Water Is Essential, but Can It Be Harmful?

Providing clean, free choice water 24/7 is the most essential aspect of management when keeping your poultry healthy.

As those of us in cold climates know very well, it is a challenge to keep water liquid during harsh winter temperatures. Poultry will actually need more water in the winter because of the dry air. There are many options for you to choose including:

  • Hauling warm water multiple times a day and breaking ice
  • Heated buckets and waterers
  • Heated bases
  • Keeping the coop above freezing

All these solutions have their benefits and drawbacks. Keep in mind that anything involving electricity provides a potential cause for shock and fire. Be safe!

Can water be potentially harmful?

Yes. Water, in vapor form from breath, evaporation from wet litter and water sources can cause unsafe conditions inside your coop. It seems counterproductive to have a well-ventilated coop when you are trying to keep it warm, but this is one reason airflow is important.

High humidity in the coop can cause condensation and a wet environment causing these potential problems:

  • Wet feathers that lose their ability to insulate; especially in fancy breeds (Silkies, Frizzles, etc)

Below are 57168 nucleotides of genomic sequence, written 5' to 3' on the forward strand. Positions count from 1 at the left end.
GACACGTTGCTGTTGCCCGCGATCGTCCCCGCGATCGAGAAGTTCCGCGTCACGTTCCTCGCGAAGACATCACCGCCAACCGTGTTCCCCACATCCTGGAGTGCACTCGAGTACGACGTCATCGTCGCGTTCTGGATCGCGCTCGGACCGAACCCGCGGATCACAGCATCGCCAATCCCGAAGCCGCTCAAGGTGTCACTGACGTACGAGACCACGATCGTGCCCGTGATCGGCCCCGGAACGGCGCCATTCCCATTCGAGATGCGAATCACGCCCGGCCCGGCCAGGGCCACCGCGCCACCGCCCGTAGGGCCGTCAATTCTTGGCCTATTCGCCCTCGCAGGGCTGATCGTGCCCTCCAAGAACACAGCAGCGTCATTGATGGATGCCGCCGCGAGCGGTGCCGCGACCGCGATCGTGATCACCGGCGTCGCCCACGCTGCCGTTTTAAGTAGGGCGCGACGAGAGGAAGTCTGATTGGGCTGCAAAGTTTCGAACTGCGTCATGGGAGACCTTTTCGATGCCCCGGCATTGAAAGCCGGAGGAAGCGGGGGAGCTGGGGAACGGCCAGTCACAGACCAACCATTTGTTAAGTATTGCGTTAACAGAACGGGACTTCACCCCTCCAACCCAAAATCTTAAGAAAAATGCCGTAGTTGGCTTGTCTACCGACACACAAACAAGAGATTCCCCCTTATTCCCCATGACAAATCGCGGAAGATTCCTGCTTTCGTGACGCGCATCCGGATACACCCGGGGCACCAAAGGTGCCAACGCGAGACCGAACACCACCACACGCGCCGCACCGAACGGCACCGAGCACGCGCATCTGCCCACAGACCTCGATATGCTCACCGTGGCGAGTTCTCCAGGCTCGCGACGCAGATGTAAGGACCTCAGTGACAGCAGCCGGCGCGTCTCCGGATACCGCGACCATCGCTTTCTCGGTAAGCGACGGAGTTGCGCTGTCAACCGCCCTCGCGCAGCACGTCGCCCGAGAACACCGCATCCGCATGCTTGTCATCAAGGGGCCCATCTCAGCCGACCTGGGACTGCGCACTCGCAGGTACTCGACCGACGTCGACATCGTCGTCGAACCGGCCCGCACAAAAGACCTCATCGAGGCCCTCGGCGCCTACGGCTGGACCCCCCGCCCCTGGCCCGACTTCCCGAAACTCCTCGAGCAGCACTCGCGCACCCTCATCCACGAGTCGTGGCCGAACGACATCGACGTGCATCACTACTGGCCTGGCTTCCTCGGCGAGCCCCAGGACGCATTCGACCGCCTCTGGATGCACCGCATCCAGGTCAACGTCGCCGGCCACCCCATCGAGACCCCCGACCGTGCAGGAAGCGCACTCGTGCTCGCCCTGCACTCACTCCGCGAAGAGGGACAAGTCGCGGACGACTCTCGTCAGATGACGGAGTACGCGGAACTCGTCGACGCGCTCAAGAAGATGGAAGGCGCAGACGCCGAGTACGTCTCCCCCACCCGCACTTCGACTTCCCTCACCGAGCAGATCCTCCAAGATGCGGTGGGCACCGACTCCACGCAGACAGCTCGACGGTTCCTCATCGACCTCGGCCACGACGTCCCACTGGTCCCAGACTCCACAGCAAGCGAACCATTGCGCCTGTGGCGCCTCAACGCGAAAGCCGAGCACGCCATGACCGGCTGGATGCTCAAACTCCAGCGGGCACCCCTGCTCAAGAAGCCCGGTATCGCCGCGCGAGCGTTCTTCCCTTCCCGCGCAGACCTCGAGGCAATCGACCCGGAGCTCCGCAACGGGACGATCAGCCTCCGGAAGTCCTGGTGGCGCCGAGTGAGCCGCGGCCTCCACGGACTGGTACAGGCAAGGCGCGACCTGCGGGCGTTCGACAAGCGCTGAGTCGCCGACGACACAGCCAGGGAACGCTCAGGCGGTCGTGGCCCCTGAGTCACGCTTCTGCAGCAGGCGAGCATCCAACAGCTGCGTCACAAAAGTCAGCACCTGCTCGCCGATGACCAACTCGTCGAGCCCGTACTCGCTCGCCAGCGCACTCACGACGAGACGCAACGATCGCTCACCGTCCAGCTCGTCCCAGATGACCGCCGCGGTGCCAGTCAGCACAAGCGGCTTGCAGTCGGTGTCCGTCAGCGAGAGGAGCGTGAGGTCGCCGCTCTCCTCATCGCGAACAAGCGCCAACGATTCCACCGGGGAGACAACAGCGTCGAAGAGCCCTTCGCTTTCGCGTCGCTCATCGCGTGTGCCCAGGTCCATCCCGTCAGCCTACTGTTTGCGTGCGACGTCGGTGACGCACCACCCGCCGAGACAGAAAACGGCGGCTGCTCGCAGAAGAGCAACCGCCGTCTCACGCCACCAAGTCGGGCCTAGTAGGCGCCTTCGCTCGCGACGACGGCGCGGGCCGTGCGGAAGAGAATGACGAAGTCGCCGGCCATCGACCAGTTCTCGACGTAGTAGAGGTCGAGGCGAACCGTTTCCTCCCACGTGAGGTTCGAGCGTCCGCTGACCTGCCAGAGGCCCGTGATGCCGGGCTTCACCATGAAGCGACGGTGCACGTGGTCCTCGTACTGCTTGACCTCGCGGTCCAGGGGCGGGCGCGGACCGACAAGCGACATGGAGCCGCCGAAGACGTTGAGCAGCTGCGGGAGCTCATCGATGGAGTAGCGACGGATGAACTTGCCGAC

• Icing on perches, windows, electrical outlets
  • Frostbite on wet combs and wattles
  • A breeding ground for bacteria and microorganisms that can cause disease

How can you tell if you have this problem? Check windows for ice accumulation on the inside, this is a sign that the humidity in your coop is high. Also, check your birds’ feathers for ice accumulation and to see if they feel wet. Birds who are wet will be cold and more susceptible to sickness.

Brave the cold. Keep water where it belongs, fresh liquid in your birds’ waterers!

For more information on air quality in coops, read our post about Ventilation in Chicken Coops.

Pecking order and water care, what do they have in common?

In any flock of chickens, there is a pecking order, ALPHA on the top, Omega on the bottom, and everyone in between. Basic flock psychology, is the flock is only as strong as the weakest member. We see this initially with baby chicks, if there is a weak chick, the rest of the flock will eliminate it from the gene pool. “Vote her off the island”, so to speak.

They may do this as adults as well, there may be a bird that they sense needs to be eliminated from the gene pool. This may be a healthy, egg producing hen. One of the ways they do this is to not allow the hen in question to drink. In hot weather they expire pretty quickly. I get phone calls from customers every summer, after the birds were posted, in most cases they died of dehydration. Adding a few extra water stations can easily prevent this, by allowing more options for birds to drink from. This simple step can be the key to keeping the entire flock healthy.